Nuggets at Pacers: How to win when expecations are low

Daniel Shirey-USA TODAY Sports

Tonight, your Denver Nuggets will take on the equally starless (bogus term) Indiana Pacers as a precursor to Sunday night's showdown with old friend Carmelo Anthony. With the apparent mood of Nuggets nation that of eternal despair, how do the Nuggets beat the Pacers when expectations are low?

Loading Scores
2012/2013 NBA Regular Season: Game 20
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vs
9-10

10-9
December 7, 2012, 5:00 PM (MT)
Bankers Life Fieldhouse - Indianapolis, IN
TV Altitude / 950 AM / 104.3 FM The Fan
Probable Starters
Ty Lawson PG George Hill
Andre Iguodala SG Lance Stephenson
Danilo Gallinari SF Paul George
Kenneth Faried PF David West
Kosta Koufos C Roy Hibbert
Notes
Yo, you already here! Blogs Indy Cornrows
Chandler, Stone (out) Injuries Pendergraph, Granger (out)
Denver - Current home of Peyton Manning. Stat Indianapolis - former home of Peyton Manning

So how about them Indiana Pacers eh? That Larry Bird (formerly with the Pacers) built himself a nice ... uhhh ... squad that is very well coached by (looks up Pacers coach) Frank Vogel, and plays a tough level of hard nosed basketball that is perfect for the rough and tumble Eastern Conference.

Quite frankly, outside of one game I have seen VERY little of the Pacers this season. I can tell you what I know from last year, and that Tyler Hansbrough is an irritant (but very effective), Roy Hibbert is a very good big man who clogs the paint with the best of them, and David West is a competent power forward who has a tendency to be dominated by Kenyon Martin (what? KMart isn't on the Nuggets anymore? DAMMIT!). George Hill is a competent point guard and runs the Pacers offense that has some shades of Tex Winter's Triangle offense (via Brian Shaw).

Danny Granger (aka ... yet ANOTHER player Denver Stiffs readers covet) is injured, but the Pacers have managed to replace, somewhat, his production with Paul George. Truth be told, Granger can be a bit hit and miss at times and George has stepped in admirably. With their victory against the Portland Trail Blazers, the Pacers have now climbed above .500. Last year the Nuggets went in to Indiana and came away with a victory. It will be interesting to see what the Nuggets have in store tonight because, unlike most people on the internet ... I was encouraged by the Nuggets last game against the Atlanta Hawks.

As far as matchups go ... this Nuggets team matches up fairly well with the Pacers, and as always things will come down to whether or not the Pacers are able to force the Nuggets into a half court offense and eliminate the Nuggets penetration ability.

Nuggets of Wisdom

I had an excursion/meeting in Blackhawk provided by a client of mine on Wednesday night. I was not able to watch the Nuggets game versus the Atlanta Hawk until I saw the replay in my hotel room late that night. I watched through the whole thing and came away with two impressions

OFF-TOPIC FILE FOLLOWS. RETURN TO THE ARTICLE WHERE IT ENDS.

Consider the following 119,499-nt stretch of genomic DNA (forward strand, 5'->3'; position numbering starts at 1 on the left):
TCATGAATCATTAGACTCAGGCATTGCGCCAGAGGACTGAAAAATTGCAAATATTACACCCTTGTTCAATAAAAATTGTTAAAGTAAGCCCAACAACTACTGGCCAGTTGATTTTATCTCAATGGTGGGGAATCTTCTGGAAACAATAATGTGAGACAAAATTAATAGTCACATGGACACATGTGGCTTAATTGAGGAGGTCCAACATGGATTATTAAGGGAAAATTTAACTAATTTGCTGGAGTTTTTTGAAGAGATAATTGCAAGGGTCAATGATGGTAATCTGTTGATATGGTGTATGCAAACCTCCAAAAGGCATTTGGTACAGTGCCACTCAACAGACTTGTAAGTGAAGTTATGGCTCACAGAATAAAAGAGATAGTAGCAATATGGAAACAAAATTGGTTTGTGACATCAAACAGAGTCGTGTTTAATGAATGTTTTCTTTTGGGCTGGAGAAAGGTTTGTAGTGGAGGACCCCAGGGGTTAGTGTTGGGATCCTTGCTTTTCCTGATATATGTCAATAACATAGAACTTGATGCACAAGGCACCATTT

1. The Nuggets team looked well-prepared and overall looked like a better team

2. Andre Iguodala needs to stop turning the ball over so much.

I chalked it up to a "good loss". I came back yesterday morning, read through twitter, and lost faith in humanity again as score after score of "lets trade everybody" tweets came into my view. Not that my view is the correct one, I just was so surprised people weren't encouraged by the Nuggets performance on the road against a good team. Simply put, the Nuggets overcame a bad night from Iguodala, some sketchy shooting from Danilo Gallinari (although his trips to the foul line was encouraging) and Kenneth Faried's inability to guard a big man who also can shoot from the perimeter. Encouraged by Ty Lawson's scoring, Timofey Mozgov's rebounding and the overall offensive flow of this Nuggets team.

I was listening to Travis Heath last night on the radio. I hate to disagree with my esteemed friend (Heath is seriously the best Nuggets writer we have in Denver ... hands down) but his assertion that the Nuggets "don't" have an end-of-game player is probably the wrong way to look at it. Unfortunately the Nuggets have THREE end of game players who can all hit big shots ... but there is no player who has been designated "go-to" at the end of games. Why? That lays squarely on the shoulders of George Karl.

When you spend the better part of two years declaring that "this is a team" and "we don't need take over people at the end of games" you completely stunt the growth of go-to players at the end of games. Iguodala, Gallinari and Lawson have all hit clutch shots at the end of games. This is fact. The Nuggets have players who can do this. The problem is Karl is so caught up in this idea that he doesn't need one, he hasn't given the reigns to anyone but himself. So we are left with badly designed plays (Utah, Warriors) and players who force the issue (Gallo, Lawson in Atlanta). Just say to the players that "this guy" (insert player) will be taking end of game shots. Point blank period. Live or die by the alpha dog.

Outside of that, I'm VERY encouraged by what I saw against Atlanta. I'm looking forward to what the Nuggets do in these next couple road games, starting tonight against the Pacers!

Go Nuggets!

Be sure and listen to Les Shapiro and Tom Nalen every Monday-Friday on 102.3 ESPN from Noon to 3 pm.

***

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